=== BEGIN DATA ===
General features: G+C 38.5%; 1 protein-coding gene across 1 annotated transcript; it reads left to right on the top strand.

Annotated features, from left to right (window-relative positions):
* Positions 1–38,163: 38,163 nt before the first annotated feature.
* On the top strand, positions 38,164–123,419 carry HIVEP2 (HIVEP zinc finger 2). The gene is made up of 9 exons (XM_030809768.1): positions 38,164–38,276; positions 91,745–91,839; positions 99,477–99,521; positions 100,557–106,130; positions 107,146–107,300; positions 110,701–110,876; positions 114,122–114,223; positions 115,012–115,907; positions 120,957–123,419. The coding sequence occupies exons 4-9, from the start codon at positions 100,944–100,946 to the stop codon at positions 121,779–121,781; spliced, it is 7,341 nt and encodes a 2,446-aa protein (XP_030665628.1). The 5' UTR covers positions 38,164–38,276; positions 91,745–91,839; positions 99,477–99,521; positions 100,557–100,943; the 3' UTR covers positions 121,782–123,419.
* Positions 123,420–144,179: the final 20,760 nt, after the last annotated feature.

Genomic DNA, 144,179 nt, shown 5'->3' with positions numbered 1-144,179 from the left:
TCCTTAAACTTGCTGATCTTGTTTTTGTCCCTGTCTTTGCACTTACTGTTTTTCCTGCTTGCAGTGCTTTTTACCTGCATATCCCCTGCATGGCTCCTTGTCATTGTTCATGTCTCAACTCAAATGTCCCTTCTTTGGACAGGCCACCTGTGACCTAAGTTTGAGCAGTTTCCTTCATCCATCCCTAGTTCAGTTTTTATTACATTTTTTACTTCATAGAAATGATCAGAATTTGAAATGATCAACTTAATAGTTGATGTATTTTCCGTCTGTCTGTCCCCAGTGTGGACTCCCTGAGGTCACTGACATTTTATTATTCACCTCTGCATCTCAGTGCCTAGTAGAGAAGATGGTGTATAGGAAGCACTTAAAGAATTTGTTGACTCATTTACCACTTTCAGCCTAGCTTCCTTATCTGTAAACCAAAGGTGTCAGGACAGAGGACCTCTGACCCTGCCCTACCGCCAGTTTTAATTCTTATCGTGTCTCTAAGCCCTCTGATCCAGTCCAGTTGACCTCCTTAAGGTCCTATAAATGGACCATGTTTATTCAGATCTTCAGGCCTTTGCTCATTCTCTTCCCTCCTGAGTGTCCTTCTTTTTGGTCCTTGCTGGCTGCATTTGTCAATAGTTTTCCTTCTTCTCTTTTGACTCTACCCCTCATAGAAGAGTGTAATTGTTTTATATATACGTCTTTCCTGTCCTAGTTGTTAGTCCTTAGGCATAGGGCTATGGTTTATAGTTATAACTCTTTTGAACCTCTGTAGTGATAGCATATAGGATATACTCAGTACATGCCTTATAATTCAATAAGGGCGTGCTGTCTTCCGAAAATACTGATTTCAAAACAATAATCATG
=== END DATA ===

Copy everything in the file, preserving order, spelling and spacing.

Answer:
General features: G+C 38.5%; 1 protein-coding gene across 1 annotated transcript; it reads left to right on the top strand.

Annotated features, from left to right (window-relative positions):
* Positions 1–38,163: 38,163 nt before the first annotated feature.
* On the top strand, positions 38,164–123,419 carry HIVEP2 (HIVEP zinc finger 2). The gene is made up of 9 exons (XM_030809768.1): positions 38,164–38,276; positions 91,745–91,839; positions 99,477–99,521; positions 100,557–106,130; positions 107,146–107,300; positions 110,701–110,876; positions 114,122–114,223; positions 115,012–115,907; positions 120,957–123,419. The coding sequence occupies exons 4-9, from the start codon at positions 100,944–100,946 to the stop codon at positions 121,779–121,781; spliced, it is 7,341 nt and encodes a 2,446-aa protein (XP_030665628.1). The 5' UTR covers positions 38,164–38,276; positions 91,745–91,839; positions 99,477–99,521; positions 100,557–100,943; the 3' UTR covers positions 121,782–123,419.
* Positions 123,420–144,179: the final 20,760 nt, after the last annotated feature.

Genomic DNA, 144,179 nt, shown 5'->3' with positions numbered 1-144,179 from the left:
TCCTTAAACTTGCTGATCTTGTTTTTGTCCCTGTCTTTGCACTTACTGTTTTTCCTGCTTGCAGTGCTTTTTACCTGCATATCCCCTGCATGGCTCCTTGTCATTGTTCATGTCTCAACTCAAATGTCCCTTCTTTGGACAGGCCACCTGTGACCTAAGTTTGAGCAGTTTCCTTCATCCATCCCTAGTTCAGTTTTTATTACATTTTTTACTTCATAGAAATGATCAGAATTTGAAATGATCAACTTAATAGTTGATGTATTTTCCGTCTGTCTGTCCCCAGTGTGGACTCCCTGAGGTCACTGACATTTTATTATTCACCTCTGCATCTCAGTGCCTAGTAGAGAAGATGGTGTATAGGAAGCACTTAAAGAATTTGTTGACTCATTTACCACTTTCAGCCTAGCTTCCTTATCTGTAAACCAAAGGTGTCAGGACAGAGGACCTCTGACCCTGCCCTACCGCCAGTTTTAATTCTTATCGTGTCTCTAAGCCCTCTGATCCAGTCCAGTTGACCTCCTTAAGGTCCTATAAATGGACCATGTTTATTCAGATCTTCAGGCCTTTGCTCATTCTCTTCCCTCCTGAGTGTCCTTCTTTTTGGTCCTTGCTGGCTGCATTTGTCAATAGTTTTCCTTCTTCTCTTTTGACTCTACCCCTCATAGAAGAGTGTAATTGTTTTATATATACGTCTTTCCTGTCCTAGTTGTTAGTCCTTAGGCATAGGGCTATGGTTTATAGTTATAACTCTTTTGAACCTCTGTAGTGATAGCATATAGGATATACTCAGTACATGCCTTATAATTCAATAAGGGCGTGCTGTCTTCCGAAAATACTGATTTCAAAACAATAATCATG